The first talk will be about my mini-course, and I will be sharing a one hour slot with another speaker (giving me half an hour). This is a good time frame, because it's much easier to avoid droning on if you have less time to talk. I also got some really great ideas from my reviewers, including giving suggestions on how to get funding to give such a course.
The other submission was for a group CU-WISE effort, where this year's execs would talk about how we built up our group from scratch. The plan was to expand on our very successful talk at NCWIE. We'd also like to get into some more in depth discussion, get more contributions to our Canadian WISE Groups wiki, and encourage non-Canadians to collaborate in similar ways (though we still want non-Canadian ideas shared on our wiki, the main idea is to connect WISE groups across this country).
Our CU-WISE talk was accepted for a Birds of a Feather session, and will be shared with another submission that wanted to ask the question of whether these kinds of peer groups are working. This is especially cool because, as it turns out, the other submitter knows or is good friends with some of the awesome west-coast women that I've met at various other gatherings, including last year's Anita Borg Scholar's Retreat and the CRA-W Grad Cohort! After chatting a bit over email, I think we'll get along really well and have one killer BoF.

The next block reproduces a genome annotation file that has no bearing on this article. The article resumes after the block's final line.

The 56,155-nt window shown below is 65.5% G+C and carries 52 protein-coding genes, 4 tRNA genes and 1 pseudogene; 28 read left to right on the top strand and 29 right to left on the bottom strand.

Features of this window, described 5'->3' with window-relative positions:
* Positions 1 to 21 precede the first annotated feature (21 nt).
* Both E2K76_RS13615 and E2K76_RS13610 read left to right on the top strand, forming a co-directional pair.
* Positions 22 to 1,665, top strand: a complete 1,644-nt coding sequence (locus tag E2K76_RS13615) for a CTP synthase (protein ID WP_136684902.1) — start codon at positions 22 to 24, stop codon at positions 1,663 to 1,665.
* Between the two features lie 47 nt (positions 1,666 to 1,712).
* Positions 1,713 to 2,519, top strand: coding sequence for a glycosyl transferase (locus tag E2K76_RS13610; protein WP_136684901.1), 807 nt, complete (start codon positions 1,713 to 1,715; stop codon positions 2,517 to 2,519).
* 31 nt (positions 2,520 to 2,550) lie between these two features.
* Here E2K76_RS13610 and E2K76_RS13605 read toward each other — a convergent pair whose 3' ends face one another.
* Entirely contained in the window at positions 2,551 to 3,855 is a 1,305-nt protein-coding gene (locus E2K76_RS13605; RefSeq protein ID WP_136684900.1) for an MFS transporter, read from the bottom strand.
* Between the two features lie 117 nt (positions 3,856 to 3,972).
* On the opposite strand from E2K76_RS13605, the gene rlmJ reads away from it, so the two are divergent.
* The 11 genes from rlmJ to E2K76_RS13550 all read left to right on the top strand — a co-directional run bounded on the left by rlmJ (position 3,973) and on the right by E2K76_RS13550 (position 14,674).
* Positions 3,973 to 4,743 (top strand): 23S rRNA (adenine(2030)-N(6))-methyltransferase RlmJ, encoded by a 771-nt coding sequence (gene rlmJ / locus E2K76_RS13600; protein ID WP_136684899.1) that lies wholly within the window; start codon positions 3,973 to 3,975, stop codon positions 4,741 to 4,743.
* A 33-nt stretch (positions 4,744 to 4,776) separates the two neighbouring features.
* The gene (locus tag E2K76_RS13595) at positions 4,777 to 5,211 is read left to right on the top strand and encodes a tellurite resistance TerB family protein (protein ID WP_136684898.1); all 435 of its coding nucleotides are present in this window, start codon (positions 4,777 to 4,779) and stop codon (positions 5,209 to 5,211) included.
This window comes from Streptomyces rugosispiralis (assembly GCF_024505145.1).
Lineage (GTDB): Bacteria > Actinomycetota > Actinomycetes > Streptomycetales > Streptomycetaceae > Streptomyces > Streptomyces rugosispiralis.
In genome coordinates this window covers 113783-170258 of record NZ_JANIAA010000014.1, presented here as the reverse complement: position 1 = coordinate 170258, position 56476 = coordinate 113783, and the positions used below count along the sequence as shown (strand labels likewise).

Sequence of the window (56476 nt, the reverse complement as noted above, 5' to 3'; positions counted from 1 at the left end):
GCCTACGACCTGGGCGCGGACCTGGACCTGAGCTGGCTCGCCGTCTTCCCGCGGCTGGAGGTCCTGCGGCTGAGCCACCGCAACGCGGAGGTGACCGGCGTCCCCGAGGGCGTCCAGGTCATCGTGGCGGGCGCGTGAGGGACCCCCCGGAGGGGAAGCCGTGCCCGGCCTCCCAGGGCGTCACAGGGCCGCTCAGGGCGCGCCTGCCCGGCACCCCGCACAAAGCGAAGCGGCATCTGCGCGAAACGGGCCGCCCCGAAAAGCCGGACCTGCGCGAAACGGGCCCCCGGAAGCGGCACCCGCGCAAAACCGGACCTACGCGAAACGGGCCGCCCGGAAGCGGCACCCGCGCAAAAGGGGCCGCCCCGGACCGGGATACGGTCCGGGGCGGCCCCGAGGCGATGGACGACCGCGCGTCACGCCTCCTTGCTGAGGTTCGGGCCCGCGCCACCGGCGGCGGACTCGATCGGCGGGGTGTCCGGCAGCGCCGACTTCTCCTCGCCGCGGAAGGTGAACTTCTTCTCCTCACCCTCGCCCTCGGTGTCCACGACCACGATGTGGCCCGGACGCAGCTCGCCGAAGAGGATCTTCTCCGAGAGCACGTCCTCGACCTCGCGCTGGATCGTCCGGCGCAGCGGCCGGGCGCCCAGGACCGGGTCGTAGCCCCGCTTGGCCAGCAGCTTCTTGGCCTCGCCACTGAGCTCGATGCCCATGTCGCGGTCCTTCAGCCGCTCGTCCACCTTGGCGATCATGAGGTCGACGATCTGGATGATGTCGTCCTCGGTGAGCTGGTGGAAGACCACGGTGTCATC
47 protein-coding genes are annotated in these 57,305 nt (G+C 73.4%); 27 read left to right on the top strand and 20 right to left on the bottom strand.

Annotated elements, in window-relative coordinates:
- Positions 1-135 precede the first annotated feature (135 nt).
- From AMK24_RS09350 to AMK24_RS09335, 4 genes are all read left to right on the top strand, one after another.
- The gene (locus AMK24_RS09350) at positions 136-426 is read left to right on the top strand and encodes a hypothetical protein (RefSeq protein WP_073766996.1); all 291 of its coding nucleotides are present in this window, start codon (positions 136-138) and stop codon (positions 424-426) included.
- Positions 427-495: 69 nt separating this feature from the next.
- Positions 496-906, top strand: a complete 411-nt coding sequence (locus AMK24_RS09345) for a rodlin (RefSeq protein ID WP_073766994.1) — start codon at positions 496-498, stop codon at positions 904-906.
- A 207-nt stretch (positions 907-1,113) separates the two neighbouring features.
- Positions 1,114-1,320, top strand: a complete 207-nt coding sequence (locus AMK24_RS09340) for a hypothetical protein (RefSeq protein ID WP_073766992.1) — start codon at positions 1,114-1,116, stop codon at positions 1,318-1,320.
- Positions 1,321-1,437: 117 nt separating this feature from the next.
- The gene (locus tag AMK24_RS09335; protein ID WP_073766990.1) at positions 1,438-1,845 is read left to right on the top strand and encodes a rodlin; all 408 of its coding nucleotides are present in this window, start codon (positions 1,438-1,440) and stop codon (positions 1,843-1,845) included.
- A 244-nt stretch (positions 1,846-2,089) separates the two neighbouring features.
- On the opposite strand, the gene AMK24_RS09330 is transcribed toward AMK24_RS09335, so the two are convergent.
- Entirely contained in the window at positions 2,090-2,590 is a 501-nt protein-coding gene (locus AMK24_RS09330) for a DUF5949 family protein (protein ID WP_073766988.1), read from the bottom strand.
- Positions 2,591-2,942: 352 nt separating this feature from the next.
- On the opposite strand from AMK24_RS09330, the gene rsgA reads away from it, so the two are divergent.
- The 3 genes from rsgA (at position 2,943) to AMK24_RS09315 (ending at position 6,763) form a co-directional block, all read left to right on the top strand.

If you are going to be at GHC this year, be sure to check us out!
Tuesday, May 12, 2009
Last week, I was so busy with my mini-course 'Computer Science and Games: Just For Girls!' that I only had time to post this year's notes. But I do have a lot of interesting observations about this year's edition, so I'd like to take some time now to capture it all here.
The first difference from last year was the class size. The girls-only registration requirement was actually followed this time around, so I ended up with a class of 17 grade eight girls, rather than the 10 girls in both grade eight and nine that I had last year. This was incredibly exciting to me - the more girls that get a taste of computer science, the better. Of course not all of them will continue on to take computer classes later in life, but even the impression that working with computers is actually cool will spread. The downside with the larger class was that the dynamic was completely different, and I'm not sure how well I adapted to that. Since I will likely have a similar number next year, I will need to work on that, relying less on class discussion and having more group work and hands on activities.